To gather as representative a sample as possible, we compiled a list of all the hospitals in Alabama that were members of the Alabama Hospital Association (AHA). This list consisted of 124 hospitals that were actively operating. An introductory letter and reply card were sent to these hospitals. The mailing labels for the letter and reply card were addressed to the attention of "Discharge Planner" as an attempt to reach discharge planners in all disciplines. The introductory letter explained the study, and the reply card requested that the respondent designate a contact person for the research. Information to be returned included the number of discharge planners employed by the hospital and demographic information about the hospital, such as auspice and hospital size.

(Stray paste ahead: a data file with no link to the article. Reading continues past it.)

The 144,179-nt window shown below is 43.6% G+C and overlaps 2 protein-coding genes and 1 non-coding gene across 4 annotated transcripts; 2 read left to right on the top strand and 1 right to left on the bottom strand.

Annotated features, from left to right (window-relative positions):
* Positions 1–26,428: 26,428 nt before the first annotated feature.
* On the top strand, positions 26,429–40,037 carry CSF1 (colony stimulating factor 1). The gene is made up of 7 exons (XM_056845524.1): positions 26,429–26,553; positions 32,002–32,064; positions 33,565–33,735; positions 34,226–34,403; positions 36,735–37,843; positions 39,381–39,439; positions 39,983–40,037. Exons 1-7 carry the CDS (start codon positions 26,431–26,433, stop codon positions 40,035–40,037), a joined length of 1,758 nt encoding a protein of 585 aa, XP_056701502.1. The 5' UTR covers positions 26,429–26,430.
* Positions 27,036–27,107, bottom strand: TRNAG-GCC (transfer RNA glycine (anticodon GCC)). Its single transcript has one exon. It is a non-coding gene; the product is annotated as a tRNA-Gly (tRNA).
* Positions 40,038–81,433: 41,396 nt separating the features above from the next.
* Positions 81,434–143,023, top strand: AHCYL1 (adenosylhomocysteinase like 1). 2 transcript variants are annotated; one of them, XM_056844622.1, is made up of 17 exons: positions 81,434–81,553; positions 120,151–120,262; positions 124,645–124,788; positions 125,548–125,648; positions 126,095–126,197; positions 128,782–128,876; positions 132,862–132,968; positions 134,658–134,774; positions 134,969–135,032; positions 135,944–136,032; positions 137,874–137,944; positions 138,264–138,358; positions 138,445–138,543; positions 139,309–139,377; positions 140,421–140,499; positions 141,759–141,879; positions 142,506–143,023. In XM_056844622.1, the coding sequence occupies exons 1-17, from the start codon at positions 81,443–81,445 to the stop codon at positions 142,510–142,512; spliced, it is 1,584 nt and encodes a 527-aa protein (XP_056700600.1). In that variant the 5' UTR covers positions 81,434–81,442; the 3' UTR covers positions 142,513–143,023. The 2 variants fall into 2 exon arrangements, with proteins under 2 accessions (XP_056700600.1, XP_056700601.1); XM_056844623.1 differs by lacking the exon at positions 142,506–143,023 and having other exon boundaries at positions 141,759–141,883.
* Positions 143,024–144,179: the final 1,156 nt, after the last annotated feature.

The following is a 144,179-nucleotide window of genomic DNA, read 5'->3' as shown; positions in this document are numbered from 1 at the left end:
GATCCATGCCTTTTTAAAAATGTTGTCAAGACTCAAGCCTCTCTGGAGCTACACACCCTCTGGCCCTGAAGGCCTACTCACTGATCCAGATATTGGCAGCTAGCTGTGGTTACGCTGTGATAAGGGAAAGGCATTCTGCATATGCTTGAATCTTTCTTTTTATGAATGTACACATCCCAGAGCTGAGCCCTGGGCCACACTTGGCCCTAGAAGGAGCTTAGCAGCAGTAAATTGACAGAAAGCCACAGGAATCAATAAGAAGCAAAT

Of the 124 hospitals initially contacted, 89 returned cards, a hospital response rate of 72 percent. Based on information supplied by each hospital representative, it was estimated that there were approximately 500 individuals that performed discharge planning functions. The number of surveys that each hospital requested, rounded up to the next highest number requested was sent to the hospital contact person. A stamped, addressed return envelope was included with each survey for the individual discharge planner to mail the survey directly to the researchers. One hundred and eighty-one surveys were returned from 58 hospitals, a hospital response rate of approximately 65 percent (58/89); the response rate for the discharge planners was 36 percent (181/500). Of the completed surveys 178 were usable for data analysis.